- Intel, itself accused of antitrust abuses in the past, says even it couldn't take on Qualcomm in the modem business and was forced to sell that unit to Apple at a loss after investing billions.
- Meanwhile Qualcomm has a host of large players backing its side, including large patent holders such as Dolby and Nokia, but also the U.S. Department of Justice, which argues the court erred in siding with another arm of the government — the Federal Trade Commission, which brought the antitrust action.
Why it matters: Qualcomm is highly powerful, to be sure, and has a number of controversial business practices, including its requirement that companies license its patents in order to buy its chips.
At the same time, it is also one of the few significant American players in setting standards for 5G and future wireless technologies at a time of growing U.S. concern over Huawei and China's role in that area.
4. Google and YouTube took down 300 Trump ads
Google and YouTube have removed 300 Trump campaign ads, mostly over last summer, for violating the services' policies, according to a "60 Minutes" report.
Details: "60 Minutes" reviewed the companies' transparency reports detailing incidents in which ads have been taken down, but found that the records offered no explanations for the removals, and no record of the original content of the ads.
- "We found very little transparency in the transparency report," the "60 Minutes" report said.
Context: YouTube has not removed a controversial Trump campaign ad that pushes misleading claims about former Vice President Joe Biden's advocacy of the firing of a Ukrainian prosecutor while Biden was vice president.
- YouTube president Susan Wojcicki told CBS that despite the ad's inaccuracies, it did not violate the platform's policies.
Meanwhile: In a separate "60 Minutes" story, Facebook CEO Mark Zuckerberg defended his company's policy of running political ads that make false statements.
5. T-Mobile launches nationwide 5G
T-Mobile is officially debuting its nationwide 5G service today using its 600 MHz spectrum.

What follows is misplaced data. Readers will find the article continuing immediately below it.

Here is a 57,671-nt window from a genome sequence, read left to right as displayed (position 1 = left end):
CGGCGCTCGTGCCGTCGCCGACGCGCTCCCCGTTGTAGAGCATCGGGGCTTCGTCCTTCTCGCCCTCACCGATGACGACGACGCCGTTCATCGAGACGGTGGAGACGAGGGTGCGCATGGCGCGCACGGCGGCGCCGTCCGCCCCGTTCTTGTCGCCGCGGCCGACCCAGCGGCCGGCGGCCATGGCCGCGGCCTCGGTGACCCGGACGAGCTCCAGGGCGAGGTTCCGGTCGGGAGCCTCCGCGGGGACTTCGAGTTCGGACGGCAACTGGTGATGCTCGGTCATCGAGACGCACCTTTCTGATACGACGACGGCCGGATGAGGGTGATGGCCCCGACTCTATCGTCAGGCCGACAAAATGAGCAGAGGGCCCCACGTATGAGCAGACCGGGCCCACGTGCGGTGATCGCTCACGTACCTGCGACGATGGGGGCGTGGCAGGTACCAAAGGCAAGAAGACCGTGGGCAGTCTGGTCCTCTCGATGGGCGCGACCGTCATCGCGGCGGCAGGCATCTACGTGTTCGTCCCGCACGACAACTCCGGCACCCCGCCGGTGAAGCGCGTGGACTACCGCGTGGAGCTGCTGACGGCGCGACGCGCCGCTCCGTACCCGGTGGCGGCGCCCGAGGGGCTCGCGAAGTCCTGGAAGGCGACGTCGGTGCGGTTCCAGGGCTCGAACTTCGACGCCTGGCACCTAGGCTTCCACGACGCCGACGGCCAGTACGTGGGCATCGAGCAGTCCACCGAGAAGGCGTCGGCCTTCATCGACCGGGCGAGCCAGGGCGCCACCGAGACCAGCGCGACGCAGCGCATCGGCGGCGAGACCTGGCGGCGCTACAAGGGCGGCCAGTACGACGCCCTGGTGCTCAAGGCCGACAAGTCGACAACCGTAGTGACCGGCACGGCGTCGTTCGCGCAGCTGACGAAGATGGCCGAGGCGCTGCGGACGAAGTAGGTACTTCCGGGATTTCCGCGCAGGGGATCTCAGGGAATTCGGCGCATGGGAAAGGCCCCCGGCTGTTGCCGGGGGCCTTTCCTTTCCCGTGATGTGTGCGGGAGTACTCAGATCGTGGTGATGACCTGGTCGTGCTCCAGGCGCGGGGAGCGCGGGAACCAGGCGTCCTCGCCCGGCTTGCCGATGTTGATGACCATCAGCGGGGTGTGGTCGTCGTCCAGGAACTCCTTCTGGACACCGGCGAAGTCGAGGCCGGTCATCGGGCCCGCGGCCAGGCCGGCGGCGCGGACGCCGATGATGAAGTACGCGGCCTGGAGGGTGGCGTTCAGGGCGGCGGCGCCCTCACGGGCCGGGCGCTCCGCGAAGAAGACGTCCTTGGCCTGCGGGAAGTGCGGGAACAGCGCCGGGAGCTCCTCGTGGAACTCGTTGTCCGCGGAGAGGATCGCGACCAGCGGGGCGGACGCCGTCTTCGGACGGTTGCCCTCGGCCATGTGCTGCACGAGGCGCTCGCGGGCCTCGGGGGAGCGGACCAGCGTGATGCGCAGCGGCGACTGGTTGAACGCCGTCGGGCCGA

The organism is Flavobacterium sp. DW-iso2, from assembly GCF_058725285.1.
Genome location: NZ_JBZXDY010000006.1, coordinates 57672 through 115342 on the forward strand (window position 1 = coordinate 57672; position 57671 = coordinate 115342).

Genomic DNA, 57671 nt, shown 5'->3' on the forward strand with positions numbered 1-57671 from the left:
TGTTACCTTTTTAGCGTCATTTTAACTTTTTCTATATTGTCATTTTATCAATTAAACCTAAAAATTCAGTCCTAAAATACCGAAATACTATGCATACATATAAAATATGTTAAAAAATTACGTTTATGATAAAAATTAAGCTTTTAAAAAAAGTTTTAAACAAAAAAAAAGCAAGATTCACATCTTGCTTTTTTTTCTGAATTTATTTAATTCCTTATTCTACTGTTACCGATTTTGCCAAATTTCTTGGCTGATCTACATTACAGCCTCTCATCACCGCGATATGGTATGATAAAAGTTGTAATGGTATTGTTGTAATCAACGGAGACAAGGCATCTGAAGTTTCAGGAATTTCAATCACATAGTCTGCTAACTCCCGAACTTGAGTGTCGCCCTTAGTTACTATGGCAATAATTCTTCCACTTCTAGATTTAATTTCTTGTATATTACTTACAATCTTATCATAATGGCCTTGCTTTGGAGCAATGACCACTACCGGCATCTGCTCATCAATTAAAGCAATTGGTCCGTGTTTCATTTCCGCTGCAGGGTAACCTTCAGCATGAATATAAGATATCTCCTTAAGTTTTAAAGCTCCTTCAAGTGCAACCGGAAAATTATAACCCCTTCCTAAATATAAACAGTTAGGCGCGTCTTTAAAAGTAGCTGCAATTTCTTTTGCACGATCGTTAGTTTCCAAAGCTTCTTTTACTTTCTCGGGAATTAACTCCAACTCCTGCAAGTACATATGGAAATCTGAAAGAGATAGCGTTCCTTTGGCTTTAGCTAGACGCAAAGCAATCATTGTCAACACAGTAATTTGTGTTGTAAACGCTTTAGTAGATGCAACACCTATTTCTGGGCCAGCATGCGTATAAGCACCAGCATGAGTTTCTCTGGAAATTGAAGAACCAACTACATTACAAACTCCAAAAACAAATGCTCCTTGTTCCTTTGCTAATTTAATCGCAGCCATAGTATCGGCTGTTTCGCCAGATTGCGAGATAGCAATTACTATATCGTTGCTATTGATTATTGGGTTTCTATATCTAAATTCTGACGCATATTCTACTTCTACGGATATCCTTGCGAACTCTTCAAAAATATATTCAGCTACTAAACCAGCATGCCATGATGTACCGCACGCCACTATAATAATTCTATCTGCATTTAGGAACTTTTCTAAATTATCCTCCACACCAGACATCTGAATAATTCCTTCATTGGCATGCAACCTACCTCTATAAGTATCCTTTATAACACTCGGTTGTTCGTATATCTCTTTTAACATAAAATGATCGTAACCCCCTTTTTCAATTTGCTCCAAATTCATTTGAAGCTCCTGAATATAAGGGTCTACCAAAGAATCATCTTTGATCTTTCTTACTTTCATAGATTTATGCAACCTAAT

Why it matters: The move allows T-Mobile to claim the broadest 5G coverage, even if that frequency doesn't give the kind of ultra-fast speeds possible using millimeter wave frequencies.
Be smart: High frequency bands, like millimeter wave, can carry data much faster, but only over short distances; lower frequencies can't carry data as fast, but travel farther and pass more easily through walls and other obstacles.
- T-Mobile also announced the first two devices that will run on the network: the OnePlus 7T Pro 5G McLaren and the Samsung Galaxy Note 10+ 5G.
The big picture: T-Mobile, like other carriers, is also slowly building out high-speed 5G in select metro areas, beginning with parts of six cities launched earlier this year.
Go deeper: 5G is off to a slow start
6. Take Note
- Amazon's AWS re:invent conference runs this week in Las Vegas.
- Korea's LG replaced CEO Jo Seong-jin with Brian Kwon amid a dip in profits and continued struggles in smartphones.
- China is requiring every purchaser of a mobile service plan to have a face scan on file beginning Dec. 1. (Quartz)
- Chinese tech firms are shaping new UN standards for face recognition and surveillance, documents show. (Financial Times)
- New details behind the Canadian arrest of Huawei executive Meng Wanzhou suggest the U.S. handpicked Canada for the job. (Toronto Globe and Mail)
- Under Singapore's new "fake news" regulations, Facebook has been forced to add warning notices on users' posts that the government deems false. (Reuters)
- Voting machine bugs in a Pennsylvania county election last month point to the high likelihood of big problems next November. (New York Times)
- Facebook released a tool for users to export their photos to other services, including Google Photos. It's testing in Ireland but expected to be available worldwide next year. (Facebook)
7. After you Login
AI is good at some things, but inventing new pies is not one of them.